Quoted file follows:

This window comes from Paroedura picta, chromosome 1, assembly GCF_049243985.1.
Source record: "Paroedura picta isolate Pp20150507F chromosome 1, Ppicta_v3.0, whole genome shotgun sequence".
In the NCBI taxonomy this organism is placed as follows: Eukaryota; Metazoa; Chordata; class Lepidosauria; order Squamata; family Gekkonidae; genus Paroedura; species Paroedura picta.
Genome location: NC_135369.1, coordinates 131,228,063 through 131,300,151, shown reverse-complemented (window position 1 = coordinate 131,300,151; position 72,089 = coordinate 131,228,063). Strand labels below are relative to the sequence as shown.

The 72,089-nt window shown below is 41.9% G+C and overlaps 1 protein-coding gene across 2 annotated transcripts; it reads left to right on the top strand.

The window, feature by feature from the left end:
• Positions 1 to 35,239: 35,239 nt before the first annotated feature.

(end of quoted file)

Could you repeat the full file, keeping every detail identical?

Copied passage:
This window comes from Paroedura picta, chromosome 1, assembly GCF_049243985.1.
Source record: "Paroedura picta isolate Pp20150507F chromosome 1, Ppicta_v3.0, whole genome shotgun sequence".
In the NCBI taxonomy this organism is placed as follows: Eukaryota; Metazoa; Chordata; class Lepidosauria; order Squamata; family Gekkonidae; genus Paroedura; species Paroedura picta.
Genome location: NC_135369.1, coordinates 131,228,063 through 131,300,151, shown reverse-complemented (window position 1 = coordinate 131,300,151; position 72,089 = coordinate 131,228,063). Strand labels below are relative to the sequence as shown.

The 72,089-nt window shown below is 41.9% G+C and overlaps 1 protein-coding gene across 2 annotated transcripts; it reads left to right on the top strand.

The window, feature by feature from the left end:
• Positions 1 to 35,239: 35,239 nt before the first annotated feature.